It’s a hard ask, we know. Fallout 4 has to occupy your time this winter. And once you’ve finally got some closure there, it’s back to The Witcher 3 for that massive DLC pack that’s far bigger and more entertaining than it has any right to be. How are you supposed to find the time to play all the amazing PS4 indie games available on the PSN store right now?
Look at it this way though: some of these games take only a few hours to complete, some are best played when your mates are round (definitely not the case for Fallout), and absolutely none of these games will require you to take the disc out. So it’s not really cheating on Bethesda and your painstakingly created wasteland adventurer, is it? With that in mind, let’s take a look at some of the best low budget indie games you can find on the PlayStation 4 right now.
That name may be a shameless homage to the fiendishly difficult Dark Souls series, but make no mistake, Titan Souls is its own game. It takes the unforgiving fantasy bosses of FromSoftware’s cult series and transplants them into a pixelated top down world, then ratchets up the difficulty even further: one hit will kill you, and you only have one arrow. Which you have to go and fetch if you miss. The story behind the game’s creation couldn’t be more emblematic of Sony’s blossoming relationship with indie developers on PS4 either: the team at Acid Nerve Studio formed after creating the core concept and prototype for Titan Souls in one weekend at a game jam, so support grassroots gaming and have a blast while doing so.
What do you get if you cross charming platformer Thomas Was Alone with the VR missions from early Metal Gear Solid games? Not something anybody else was asking for, but then that’s the genius of British indie dev Mike Bithell, who somehow managed to secure the voice talents of Danny Wallace and Hollywood rent-a-monster Andy Serkis for his sophomore game. This shrewd and entertaining title boils the third-party stealth genre down to its core elements of shapes, sounds, radar and visible range, then charges you with escaping a labyrinth using an inventive set of tools. User generated levels will keep you coming back for more after you’ve cleared the initial campaign.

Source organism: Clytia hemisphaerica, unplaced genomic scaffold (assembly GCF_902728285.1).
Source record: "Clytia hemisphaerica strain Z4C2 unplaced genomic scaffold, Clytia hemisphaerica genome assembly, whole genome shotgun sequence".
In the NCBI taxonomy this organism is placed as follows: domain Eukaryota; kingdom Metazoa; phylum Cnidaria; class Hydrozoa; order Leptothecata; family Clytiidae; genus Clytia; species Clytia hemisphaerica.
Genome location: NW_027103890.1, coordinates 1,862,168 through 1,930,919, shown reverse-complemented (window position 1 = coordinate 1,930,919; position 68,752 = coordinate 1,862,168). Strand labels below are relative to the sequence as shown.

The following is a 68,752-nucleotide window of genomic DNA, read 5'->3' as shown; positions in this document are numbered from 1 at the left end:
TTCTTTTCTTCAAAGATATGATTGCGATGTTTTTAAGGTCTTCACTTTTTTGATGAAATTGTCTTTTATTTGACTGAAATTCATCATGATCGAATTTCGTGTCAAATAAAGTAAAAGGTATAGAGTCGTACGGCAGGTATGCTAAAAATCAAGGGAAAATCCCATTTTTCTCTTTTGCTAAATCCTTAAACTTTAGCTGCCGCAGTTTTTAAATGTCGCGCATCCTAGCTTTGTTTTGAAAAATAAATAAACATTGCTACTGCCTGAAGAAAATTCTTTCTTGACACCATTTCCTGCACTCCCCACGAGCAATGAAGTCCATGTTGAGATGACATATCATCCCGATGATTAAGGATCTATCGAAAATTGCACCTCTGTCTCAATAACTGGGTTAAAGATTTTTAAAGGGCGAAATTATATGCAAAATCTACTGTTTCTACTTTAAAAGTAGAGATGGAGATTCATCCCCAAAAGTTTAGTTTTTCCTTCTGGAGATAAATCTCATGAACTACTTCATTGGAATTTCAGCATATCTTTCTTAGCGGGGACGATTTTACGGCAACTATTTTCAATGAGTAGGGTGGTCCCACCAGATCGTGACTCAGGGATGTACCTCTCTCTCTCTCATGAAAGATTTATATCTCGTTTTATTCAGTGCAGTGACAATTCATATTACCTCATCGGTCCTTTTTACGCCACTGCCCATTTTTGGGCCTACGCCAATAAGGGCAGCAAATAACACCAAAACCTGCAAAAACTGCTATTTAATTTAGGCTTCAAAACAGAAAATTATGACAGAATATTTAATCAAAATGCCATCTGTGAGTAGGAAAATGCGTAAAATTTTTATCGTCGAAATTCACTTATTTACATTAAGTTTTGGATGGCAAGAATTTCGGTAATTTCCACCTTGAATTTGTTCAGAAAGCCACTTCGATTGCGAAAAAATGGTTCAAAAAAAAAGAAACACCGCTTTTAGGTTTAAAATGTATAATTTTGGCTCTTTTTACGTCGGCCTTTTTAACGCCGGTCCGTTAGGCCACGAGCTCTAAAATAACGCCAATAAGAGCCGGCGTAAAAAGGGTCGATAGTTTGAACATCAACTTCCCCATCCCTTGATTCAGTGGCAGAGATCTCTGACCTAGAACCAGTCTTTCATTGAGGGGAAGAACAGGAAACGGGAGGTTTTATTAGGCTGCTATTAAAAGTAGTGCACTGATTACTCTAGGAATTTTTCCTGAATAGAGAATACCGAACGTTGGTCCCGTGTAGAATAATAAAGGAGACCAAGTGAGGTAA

Journey is one of the biggest indie hits of the last two console generations, but some had doubts as to whether developer thatgamecompany could repeat its success after the departure of founder Kellee Santiago, who now works for Google’s Play Games team. They needn’t have worried: Flower is a winner. The premise – you control the wind, lifting flower petals in the breeze, changing the environment and building up a stunning audioscape in the process – is simple and certainly not for those who prefer to play The Witcher 3 on Death March mode. You can even complete it in an hour, but what an hour it is. You can also play the game on PS3 and PS Vita, though doing the latter will definitely get you some strange looks on the bus. As charming as it is bewildering.
Everybody’s Gone To The Rapture
Everybody except you, that is. You find yourself slap bang in the middle of an abandoned English village, and are left to hunt for clues as to where everyone went (surprisingly, the answer is not “down the pub”). Think Journey meets The Leftovers and you’re not far off: it’s arguably an interactive experience more than it is a game, but that doesn’t make developer The Chinese Room’s game any less essential.